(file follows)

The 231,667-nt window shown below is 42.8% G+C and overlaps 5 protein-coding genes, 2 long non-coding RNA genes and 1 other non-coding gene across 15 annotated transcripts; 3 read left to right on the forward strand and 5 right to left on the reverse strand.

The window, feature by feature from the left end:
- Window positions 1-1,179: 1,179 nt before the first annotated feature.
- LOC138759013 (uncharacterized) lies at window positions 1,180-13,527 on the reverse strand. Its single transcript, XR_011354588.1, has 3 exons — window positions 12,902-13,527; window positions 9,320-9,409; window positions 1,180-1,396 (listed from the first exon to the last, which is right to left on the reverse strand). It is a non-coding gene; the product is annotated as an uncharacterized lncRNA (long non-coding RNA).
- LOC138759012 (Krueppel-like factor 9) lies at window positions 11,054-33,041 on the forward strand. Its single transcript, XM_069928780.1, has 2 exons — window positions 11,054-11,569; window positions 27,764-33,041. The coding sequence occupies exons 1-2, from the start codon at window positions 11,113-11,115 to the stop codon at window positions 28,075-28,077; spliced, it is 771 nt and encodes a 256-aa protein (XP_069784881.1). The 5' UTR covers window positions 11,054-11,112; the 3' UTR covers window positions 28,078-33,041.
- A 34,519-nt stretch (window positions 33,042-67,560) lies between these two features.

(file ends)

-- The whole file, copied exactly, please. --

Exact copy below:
The 231,667-nt window shown below is 42.8% G+C and overlaps 5 protein-coding genes, 2 long non-coding RNA genes and 1 other non-coding gene across 15 annotated transcripts; 3 read left to right on the forward strand and 5 right to left on the reverse strand.

The window, feature by feature from the left end:
- Window positions 1-1,179: 1,179 nt before the first annotated feature.
- LOC138759013 (uncharacterized) lies at window positions 1,180-13,527 on the reverse strand. Its single transcript, XR_011354588.1, has 3 exons — window positions 12,902-13,527; window positions 9,320-9,409; window positions 1,180-1,396 (listed from the first exon to the last, which is right to left on the reverse strand). It is a non-coding gene; the product is annotated as an uncharacterized lncRNA (long non-coding RNA).
- LOC138759012 (Krueppel-like factor 9) lies at window positions 11,054-33,041 on the forward strand. Its single transcript, XM_069928780.1, has 2 exons — window positions 11,054-11,569; window positions 27,764-33,041. The coding sequence occupies exons 1-2, from the start codon at window positions 11,113-11,115 to the stop codon at window positions 28,075-28,077; spliced, it is 771 nt and encodes a 256-aa protein (XP_069784881.1). The 5' UTR covers window positions 11,054-11,112; the 3' UTR covers window positions 28,078-33,041.
- A 34,519-nt stretch (window positions 33,042-67,560) lies between these two features.